Saint Nikolai Velimirovich of Ohrid, “the Serbian Chrysostom” , a man of Prayer
Commemorated March 5/18 (+1956)
Prayer was Bishop Nikolai’s constant companion in life.Most of all he enlightened his soul with the Divine light, nourishing it with the Holy Scriptures and prayer.
Vladika Nikolai’s spirit of prayer was so powerful that it often threw him to his knees. He was often seen weeping. He was inflamed by divine eros.* His thirst for God was unquenchable; it could be satisfied only with complete union with God. To this end, Vladika prayed everywhere: in church, at home, on the road, in prison, and in the shadow of German bayonets.
Prayer is the basic means not only for purifying the heart but also for enlightening the mind. It is no wonder that the great masters of prayer in the Orthodox Church and her great visionaries are endowed with the gift of prophecy. This was certainly true of Vladika Nikolai.
Besides writing, Vladika Nikolaj was given the blessing by the patriarch and the Holy Synod to take up the responsibility of leading the popular religious movement, later affectionately called “ Bogomoljacki Pokret ” (“Movement of the God-Pray-ers”). This movement had spontaneously arisen amongst pious, faithful people in reaction to the rise of secularism, humanism and the encroaching of communism, and it focussed in particular on what the people perceived as a “lack of faith” amongst the priests and bishops of the time.
The once-maligned Serbian Christians experienced in Vladika Nikolaj an evangelical freshness which renewed their spirits after the war, and which allowed them once again to be fully immersed in the love of Jesus Christ. By praying to the Lord in the vernacular Serbian, these Serbs desirous of a fuller Christian life were able to be built up into a people of God as they followed Vladika Nikolaj. This led to a general renewal and revitalisation of the Serbian Church. Through this prayer movement, monasticism was revitalised, as was the study of theology.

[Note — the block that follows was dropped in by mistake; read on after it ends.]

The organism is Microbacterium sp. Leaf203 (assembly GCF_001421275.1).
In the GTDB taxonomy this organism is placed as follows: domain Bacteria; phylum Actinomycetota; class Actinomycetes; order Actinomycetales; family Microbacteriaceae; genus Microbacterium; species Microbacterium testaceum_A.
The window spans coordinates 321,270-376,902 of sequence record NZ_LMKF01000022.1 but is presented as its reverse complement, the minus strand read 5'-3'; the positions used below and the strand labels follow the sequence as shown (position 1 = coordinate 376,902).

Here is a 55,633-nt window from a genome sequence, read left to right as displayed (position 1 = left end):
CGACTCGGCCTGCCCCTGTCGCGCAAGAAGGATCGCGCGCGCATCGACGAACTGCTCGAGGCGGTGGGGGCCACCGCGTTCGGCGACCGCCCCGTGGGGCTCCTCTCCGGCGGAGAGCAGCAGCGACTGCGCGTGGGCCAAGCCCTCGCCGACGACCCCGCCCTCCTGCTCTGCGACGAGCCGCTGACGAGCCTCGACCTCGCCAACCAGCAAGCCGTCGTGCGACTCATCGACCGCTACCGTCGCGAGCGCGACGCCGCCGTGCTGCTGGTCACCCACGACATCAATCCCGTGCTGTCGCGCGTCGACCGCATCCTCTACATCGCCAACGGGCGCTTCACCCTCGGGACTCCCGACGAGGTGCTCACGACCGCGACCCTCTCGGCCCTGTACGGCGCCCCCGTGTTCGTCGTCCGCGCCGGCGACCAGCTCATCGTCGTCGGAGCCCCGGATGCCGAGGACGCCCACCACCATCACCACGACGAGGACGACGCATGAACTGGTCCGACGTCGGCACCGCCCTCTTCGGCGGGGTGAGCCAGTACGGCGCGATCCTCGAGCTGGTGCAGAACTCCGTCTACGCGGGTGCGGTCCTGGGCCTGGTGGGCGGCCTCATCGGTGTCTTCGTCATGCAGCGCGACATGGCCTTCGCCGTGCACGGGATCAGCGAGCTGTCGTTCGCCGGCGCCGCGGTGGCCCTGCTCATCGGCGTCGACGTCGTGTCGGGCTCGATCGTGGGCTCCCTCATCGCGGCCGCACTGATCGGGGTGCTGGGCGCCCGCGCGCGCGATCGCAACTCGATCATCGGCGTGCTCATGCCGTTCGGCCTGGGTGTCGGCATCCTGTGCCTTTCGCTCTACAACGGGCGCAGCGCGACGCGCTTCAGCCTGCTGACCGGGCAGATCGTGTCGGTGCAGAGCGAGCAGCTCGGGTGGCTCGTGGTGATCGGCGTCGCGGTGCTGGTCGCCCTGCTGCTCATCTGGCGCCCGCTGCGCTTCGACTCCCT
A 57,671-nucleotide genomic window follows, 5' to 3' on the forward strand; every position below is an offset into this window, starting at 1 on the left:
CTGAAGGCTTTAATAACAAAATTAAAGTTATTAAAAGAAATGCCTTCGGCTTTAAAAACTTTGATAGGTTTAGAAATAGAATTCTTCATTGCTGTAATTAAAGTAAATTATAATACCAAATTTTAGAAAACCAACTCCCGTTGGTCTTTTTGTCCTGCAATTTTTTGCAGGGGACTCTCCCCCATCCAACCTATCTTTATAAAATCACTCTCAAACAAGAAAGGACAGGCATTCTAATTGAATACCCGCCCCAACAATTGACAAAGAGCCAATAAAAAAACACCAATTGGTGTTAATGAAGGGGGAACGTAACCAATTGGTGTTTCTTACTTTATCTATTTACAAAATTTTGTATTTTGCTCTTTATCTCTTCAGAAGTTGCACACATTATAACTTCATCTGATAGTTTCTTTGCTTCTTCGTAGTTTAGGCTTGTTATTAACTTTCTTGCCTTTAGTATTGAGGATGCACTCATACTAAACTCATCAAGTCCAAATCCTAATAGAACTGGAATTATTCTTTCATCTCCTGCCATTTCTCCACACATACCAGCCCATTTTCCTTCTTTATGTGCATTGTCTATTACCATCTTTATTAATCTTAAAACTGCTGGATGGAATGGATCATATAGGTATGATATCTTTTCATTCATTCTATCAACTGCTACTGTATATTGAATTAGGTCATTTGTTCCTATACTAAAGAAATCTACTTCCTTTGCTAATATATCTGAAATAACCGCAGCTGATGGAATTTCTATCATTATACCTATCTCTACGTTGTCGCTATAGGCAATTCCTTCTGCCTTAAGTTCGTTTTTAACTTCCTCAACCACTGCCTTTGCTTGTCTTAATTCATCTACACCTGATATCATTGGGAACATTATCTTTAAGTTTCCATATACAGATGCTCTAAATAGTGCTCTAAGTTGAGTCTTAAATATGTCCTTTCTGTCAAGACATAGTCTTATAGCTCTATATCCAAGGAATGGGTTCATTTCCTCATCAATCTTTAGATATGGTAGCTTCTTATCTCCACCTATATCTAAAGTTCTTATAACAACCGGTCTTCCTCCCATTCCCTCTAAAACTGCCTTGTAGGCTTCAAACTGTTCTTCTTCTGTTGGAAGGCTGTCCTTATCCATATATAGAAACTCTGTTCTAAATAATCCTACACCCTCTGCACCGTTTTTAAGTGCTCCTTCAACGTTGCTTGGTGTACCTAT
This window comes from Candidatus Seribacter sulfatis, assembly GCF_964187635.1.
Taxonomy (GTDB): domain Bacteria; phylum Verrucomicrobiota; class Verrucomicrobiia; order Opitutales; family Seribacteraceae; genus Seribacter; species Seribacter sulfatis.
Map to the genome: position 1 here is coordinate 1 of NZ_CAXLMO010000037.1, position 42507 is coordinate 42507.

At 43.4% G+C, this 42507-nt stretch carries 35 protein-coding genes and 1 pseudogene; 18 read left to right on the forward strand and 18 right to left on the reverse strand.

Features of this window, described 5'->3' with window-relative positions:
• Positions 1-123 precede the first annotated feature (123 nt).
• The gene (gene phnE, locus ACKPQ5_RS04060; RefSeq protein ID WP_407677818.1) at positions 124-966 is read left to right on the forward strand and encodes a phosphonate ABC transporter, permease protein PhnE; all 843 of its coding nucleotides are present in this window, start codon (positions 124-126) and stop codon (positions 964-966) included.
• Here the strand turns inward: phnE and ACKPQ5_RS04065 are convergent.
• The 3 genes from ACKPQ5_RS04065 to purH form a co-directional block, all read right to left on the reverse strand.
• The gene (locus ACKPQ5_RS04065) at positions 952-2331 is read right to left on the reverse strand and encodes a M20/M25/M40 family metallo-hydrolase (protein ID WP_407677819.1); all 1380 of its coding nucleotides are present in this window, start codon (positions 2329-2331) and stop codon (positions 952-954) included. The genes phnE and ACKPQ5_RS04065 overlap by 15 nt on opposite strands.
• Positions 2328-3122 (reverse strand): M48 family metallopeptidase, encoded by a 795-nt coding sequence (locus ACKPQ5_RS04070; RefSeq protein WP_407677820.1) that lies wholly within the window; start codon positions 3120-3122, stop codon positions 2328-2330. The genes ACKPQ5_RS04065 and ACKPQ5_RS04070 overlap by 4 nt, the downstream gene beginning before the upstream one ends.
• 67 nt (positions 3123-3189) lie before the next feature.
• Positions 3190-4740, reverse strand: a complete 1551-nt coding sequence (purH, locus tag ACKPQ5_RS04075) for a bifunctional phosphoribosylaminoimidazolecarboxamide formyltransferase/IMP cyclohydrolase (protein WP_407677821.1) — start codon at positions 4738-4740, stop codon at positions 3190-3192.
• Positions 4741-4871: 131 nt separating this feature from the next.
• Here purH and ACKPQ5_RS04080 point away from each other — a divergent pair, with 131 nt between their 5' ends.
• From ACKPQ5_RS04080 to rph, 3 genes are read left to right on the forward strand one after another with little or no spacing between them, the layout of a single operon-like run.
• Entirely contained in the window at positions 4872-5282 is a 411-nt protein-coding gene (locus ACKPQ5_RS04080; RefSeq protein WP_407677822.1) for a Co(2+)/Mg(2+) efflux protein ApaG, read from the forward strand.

And all the songs begin, I repeat it, with the verse:
“Dear God, we are thankful to Thee for all.”
But not only the songs begin with prayer, every work and every pleasure begins with prayer as well, every day and every night, every feast, every rest and every journey. This custom has been partly broken and abandoned only in the towns under the influence of the central European materialistic civilisation. In the villages unbelief is unknown. In our green fields, under our dark-blue heaven, in our little white houses and wooden cottages, on the banks of our murmuring brooks and magnificent rivers, atheism is unknown. Every family in a house is regarded as a little religious community. The head of the family presides over this community and prays with it. When I tell you that, I tell you my personal experience. I was born in a village, in a family of forty-five members. We prayed together every Saturday, after the weekly work was over. In the evening my grandfather, the head of the family, called us to prayer. We had no chapel in the house. In bad weather we prayed in the house, in fine weather out of doors, in the yard. The starry heaven served as our temple, the moon as our guardian, the silent breath of the surrounding nature as our inspiration. My grandfather took a chalice with fire and incense, and sprinkled every one of us. Then he came forward, stood before us and bowed deeply, and his example was followed by us all. Then began a silent prayer, interrupted only here and there by a sighing or by some whispering voice. We crossed ourselves and prayed, looking to the earth and looking to the stars. The prayer ended again with deep bowing and with a loud Amen.
When I recall this prayer in my memory, I feel more piety, more humility and more comfort than I ever felt in any of the big cathedrals in either hemisphere where I have had the opportunity of praying. This prayer of the Serbian peasants, beautiful in its simplicity and touching in its sincerity, survived generation after generation, and has been victorious over all crimes that the strangers of the Asiatic or of the European faith have committed on us. Our tenacious and incessant prayer is an evident sign of our tenacious and unbroken hope. We pray because we hope; we hope still more after we have prayed.
“Serbia in Light and Darkness” (1916), St. Nikolai Velimirovic
Tropar Saint Nikolai Velimirovich (Tone 8)
O golden-tongued preacher, proclaiming the Risen Christ,
Everlasting guide of the Cross-bearing Serbian people,
Resounding harp of the Holy Spirit, and dear to monastics who rejoice in you,
Pride and boast of the priesthood, teacher of repentance, master for all nations,
Guide of those in the army of Christ as they pray to God,
Holy Nicholas, teacher in America and pride of the Serbian people,
With all the saints, implore the only Lover of Mankind
To grant us peace and joy in His Heavenly Kingdom.